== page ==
It is obvious that Prando recognizes the dire situation the Blackfeet find themselves in and that he is seeking to use it to his advantage in order to convert them to Christianity. What he perhaps fails to recognize is that it is due to being forced onto a reservation that has placed the Blackfeet in this situation. They must learn the ways of the white man, which is to say, agriculture, or perish. Prando is missing the concept that for the Blackfeet, agriculture is a form of spirituality, though he has clearly observed the link between successful conversion of other tribes and the institution of agriculture.

A Visit from the Blackfeet Delegation

A visit to the missionary by Blackfeet Indians

The view of the Blackfeet

As has been previously noted, the Blackfeet find themselves in a compromising situation. They are dying as a people, due to both disease previously and now due to an inability to pursue the way of life they were accustomed to. There is no knowledge of agriculture, but they now must learn it, lest they die of hunger. There are some interesting views into the part of the culture that is still trying to survive, despite overwhelming odds.

When it comes to Christianity, the Blackfeet are interested in learning, certainly, but perhaps not as wholly committed as Prando seems to think. Of the remarks made by White Calf, Prando has recorded: “You [Prando] will instruct us, and when you have told us anything new, we shall examine it, and if we find that it is good, we will say so” (pg. 36). This commentary implies that the Blackfeet definitely want to try to learn the power of the Black Robes, but not necessarily to convert completely. The Blackfeet will take what works for them and use it as they see fit, and discard what does not. Instead of a complete conversion to Christianity, the Blackfeet seem to be looking more for a merger of their culture and that of the whites, in order to survive and adapt to changing times.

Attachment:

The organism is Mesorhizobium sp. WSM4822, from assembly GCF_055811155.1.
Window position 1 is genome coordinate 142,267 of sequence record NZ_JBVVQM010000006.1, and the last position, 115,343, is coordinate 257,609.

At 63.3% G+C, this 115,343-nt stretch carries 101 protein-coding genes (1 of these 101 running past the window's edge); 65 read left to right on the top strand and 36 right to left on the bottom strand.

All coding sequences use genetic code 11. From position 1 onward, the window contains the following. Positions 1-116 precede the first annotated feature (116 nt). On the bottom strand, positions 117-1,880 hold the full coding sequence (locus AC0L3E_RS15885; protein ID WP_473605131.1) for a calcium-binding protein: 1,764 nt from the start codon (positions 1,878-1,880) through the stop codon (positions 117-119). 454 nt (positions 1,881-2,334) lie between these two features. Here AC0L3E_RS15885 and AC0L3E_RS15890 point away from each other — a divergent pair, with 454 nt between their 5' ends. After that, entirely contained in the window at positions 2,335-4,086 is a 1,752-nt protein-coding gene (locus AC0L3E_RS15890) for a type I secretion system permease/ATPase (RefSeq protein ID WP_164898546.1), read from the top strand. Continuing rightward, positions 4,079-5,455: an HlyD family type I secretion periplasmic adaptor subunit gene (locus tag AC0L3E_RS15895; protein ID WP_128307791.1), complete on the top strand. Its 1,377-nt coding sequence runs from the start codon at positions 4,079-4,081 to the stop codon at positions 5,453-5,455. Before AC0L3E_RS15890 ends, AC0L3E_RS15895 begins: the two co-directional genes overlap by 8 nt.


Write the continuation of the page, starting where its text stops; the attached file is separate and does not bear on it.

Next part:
In his second letter, Prando was kind enough to record a few instances of him viewing religious ceremonies performed by the Blackfeet. One of them involves the death of a child and traditional practices of mourning. Judging by the remarks Prando made, it seemed that it was a traditional affair for the survivors to “tear their flesh as a sign of mourning,” (pg. 39). He makes note of slashed cheeks, removed fingers, and commentary of a propensity to mangle limbs. There was also remarks about a possibility of sacrificing two horses as part of the mourning, but another person dissuaded the father from making such a sacrifice (pg 39). The mourning period went on for an entire eight days until Prando arrived, after which he said the prayers for a baptized child. The child was buried with all her belongings, including dishes she had used (pg 39).

Prando also records a small amount about a principle festival, known as the “Medicine Tent,” (pg 39). “The ceremonies and amusements last for several weeks. I [Prando] had only lately come among them, and there had not yet been time enough to instruct them sufficiently; and as besides, they thought that they were rendering solemn honor to the Great Spirit, prudence counseled me not to oppose their action.” (pg 39).

All in all, it is quite apparent that the Blackfeet peoples were still practicing and interested in utilizing their culture, alongside the inclusion of Christianity. They were in a position of needing the help of the Black Robes as they found their own spiritual power waning in the face of Manifest Destiny, but the writings reflect more of a cherry-picking of information and practices as was suitable to the Blackfeet way of life. The Blackfeet were interested in Christianity as a way of survival, but not as a replacement of their own culture.

Source: Peter Paul Prando, "Indian Missions – Rocky Mountain," The Woodstock Letters, Vol. 34, 1883. 

Prando on Blackfeet Reservation